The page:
We reiterate that the contemporary Middle East is shaped by wars, massacres, displacement, and famine because of religious fanatics and terrorists on the one hand and the interference of international capitalists and backers (Eastern and Western Imperialism) on the other.

We hope all of these religious terrorists are killed as soon as possible and these murderous state governments will be destroyed so that the people of the Middle East live again in peace and prosperity.

No Friends But The Mountains

Anarchist Communist Group

The Kurds have entered into alliances with local States and imperialist powers, always to be betrayed. After World War One, they were promised their own state by the victorious imperialist forces of Britain, France and the USA. These promises, enshrined in the Treaty of Sevres in 1920, proved to be worthless, and anyway it was always about how the great powers would carve up the old Ottoman Empire.

The Kurdistan depicted in the Treaty of Sevres would have been under British control. Some Kurdish nationalists supported this, but others sided with the Turkish nationalist military leader Kemal Ataturk to fight the Allied powers. These Muslim Kurds preferred Ottoman or Turkish nationalist control to domination by a Christian power. Others feared that the British would re-introduce Armenians – who had fled after the genocidal attacks on them by the Turks – would be re-introduced to the region. This was a decision to be regretted by the Kurds as they experienced the reality of life under the Ataturk regime.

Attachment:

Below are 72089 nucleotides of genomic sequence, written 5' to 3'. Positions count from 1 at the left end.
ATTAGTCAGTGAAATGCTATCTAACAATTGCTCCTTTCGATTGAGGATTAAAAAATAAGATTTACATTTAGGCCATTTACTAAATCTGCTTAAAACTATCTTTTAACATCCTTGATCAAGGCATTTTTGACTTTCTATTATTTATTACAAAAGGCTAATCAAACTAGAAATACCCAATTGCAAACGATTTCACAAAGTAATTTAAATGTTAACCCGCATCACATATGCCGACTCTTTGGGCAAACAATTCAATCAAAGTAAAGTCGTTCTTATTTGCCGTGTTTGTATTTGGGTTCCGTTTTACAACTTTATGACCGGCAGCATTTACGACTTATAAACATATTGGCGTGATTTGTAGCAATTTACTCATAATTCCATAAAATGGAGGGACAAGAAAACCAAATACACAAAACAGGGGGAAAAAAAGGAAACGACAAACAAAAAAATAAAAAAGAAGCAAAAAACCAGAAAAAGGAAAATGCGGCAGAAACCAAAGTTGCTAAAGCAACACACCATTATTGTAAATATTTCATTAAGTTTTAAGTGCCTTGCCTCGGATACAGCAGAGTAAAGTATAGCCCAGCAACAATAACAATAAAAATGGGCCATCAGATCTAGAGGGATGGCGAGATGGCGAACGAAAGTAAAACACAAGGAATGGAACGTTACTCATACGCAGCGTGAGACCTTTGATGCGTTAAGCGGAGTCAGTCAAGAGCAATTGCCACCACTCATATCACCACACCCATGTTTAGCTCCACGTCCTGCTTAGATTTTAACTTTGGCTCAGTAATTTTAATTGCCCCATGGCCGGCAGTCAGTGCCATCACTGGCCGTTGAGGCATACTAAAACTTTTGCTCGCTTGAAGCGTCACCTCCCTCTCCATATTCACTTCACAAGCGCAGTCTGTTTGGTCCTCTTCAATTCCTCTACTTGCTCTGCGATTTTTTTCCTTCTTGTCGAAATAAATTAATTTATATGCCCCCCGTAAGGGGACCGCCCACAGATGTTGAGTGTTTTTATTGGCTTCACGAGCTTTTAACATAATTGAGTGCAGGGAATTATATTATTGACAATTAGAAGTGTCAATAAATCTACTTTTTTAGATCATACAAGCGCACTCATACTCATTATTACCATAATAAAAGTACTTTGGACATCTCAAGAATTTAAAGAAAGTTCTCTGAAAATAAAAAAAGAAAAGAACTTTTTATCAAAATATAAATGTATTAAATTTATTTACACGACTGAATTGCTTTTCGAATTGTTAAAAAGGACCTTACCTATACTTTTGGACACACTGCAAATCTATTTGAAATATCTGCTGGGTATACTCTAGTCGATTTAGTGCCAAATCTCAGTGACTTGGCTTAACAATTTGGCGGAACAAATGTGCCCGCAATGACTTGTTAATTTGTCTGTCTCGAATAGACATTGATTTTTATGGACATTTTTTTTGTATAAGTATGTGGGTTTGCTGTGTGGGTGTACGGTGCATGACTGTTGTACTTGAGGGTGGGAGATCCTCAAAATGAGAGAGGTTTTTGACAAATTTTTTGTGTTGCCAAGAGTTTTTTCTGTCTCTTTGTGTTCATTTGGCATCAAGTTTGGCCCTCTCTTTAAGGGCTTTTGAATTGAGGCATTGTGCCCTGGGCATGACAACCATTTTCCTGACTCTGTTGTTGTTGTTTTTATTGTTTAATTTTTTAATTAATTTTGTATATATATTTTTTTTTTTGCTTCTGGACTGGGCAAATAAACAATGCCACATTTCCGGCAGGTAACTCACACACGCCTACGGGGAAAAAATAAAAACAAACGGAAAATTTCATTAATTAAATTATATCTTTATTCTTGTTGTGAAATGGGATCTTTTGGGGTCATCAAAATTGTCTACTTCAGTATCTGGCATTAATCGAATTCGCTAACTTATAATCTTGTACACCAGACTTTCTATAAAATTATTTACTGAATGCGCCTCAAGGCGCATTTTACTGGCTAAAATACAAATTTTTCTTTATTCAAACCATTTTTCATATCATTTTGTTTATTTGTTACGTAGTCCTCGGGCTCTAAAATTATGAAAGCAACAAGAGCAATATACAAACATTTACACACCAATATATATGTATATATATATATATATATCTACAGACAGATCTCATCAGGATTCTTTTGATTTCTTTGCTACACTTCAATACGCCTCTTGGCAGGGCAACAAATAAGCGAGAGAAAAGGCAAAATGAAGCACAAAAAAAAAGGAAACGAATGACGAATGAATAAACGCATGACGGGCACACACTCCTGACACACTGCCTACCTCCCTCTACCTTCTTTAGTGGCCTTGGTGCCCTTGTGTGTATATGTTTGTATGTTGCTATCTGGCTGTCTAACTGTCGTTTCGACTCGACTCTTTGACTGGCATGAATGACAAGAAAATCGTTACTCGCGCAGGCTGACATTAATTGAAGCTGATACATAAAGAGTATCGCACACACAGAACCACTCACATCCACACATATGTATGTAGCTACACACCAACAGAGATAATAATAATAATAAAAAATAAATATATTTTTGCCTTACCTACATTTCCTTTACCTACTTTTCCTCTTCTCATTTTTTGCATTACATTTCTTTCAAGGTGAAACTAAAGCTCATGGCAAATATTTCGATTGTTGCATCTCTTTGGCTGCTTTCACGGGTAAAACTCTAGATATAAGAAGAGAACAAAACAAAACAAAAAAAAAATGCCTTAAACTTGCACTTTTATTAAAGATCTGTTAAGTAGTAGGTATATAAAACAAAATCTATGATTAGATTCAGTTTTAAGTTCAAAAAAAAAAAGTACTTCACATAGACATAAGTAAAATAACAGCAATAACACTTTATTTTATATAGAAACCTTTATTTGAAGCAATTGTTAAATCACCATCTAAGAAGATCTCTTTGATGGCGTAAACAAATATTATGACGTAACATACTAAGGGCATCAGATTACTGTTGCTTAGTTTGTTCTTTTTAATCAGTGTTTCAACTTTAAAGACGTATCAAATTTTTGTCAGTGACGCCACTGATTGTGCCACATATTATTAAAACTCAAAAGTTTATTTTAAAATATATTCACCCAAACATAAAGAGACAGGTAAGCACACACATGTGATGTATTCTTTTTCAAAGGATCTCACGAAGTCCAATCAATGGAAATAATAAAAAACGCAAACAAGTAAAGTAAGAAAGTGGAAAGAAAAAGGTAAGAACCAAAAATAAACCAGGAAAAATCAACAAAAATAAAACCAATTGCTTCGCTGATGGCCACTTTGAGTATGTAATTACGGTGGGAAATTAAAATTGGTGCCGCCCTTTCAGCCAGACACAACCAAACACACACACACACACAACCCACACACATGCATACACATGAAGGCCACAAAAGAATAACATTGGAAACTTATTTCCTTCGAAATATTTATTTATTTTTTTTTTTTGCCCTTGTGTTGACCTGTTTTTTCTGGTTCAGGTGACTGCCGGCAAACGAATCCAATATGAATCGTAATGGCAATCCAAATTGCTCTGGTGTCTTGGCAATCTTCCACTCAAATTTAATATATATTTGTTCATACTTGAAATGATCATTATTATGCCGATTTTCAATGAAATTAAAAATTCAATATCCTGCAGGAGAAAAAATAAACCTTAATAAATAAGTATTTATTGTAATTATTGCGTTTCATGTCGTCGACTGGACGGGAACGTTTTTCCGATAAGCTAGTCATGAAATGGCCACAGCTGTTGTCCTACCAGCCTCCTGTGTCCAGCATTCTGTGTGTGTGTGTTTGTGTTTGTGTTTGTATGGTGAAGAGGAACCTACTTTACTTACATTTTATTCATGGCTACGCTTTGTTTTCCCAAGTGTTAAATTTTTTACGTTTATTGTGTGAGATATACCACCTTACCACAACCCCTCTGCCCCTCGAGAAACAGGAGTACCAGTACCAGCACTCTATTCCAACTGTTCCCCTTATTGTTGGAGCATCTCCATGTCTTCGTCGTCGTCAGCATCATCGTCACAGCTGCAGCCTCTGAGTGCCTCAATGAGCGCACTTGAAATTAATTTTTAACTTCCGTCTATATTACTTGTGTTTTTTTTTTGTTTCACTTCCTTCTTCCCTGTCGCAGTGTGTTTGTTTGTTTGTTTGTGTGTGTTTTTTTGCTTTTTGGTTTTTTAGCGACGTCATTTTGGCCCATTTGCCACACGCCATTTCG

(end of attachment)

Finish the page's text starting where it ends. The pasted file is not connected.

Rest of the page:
The British had occupied the oil-rich province of Mosul, where many Kurds lived, in 1918. The following year Mosul was incorporated into the newly created Iraq. The Treaty of Sevres promised the Iraqi Kurds the chance to be part of this projected Kurdistan, a promise never to be fulfilled.

In 1920 Shaykh Mahmud Barzanji led an uprising of the Iraqi Kurds against British rule and declared a Kurdish kingdom in northern Iraq. At first the British had backed Barzanji, who they saw as offering a convenient buffer territory between their interests in Iraq and the Turkish state. He had become increasingly resentful about the failure of the British to keep their promises. He was wounded, captured and imprisoned in India until 1922.

However, the British now decided to bring him back to stabilise the area against the Turkish nationalists and he was installed as governor of south Kurdistan, but after his return he proclaimed himself King of Kurdistan, turned down the British deal and allied with Turkey. Barzanji was defeated and captured again in 1932. He sued for peace and was exiled to southern Iraq. During the series of uprisings against the British, the RAF used bombs and chemical weapons against Kurdish insurgents.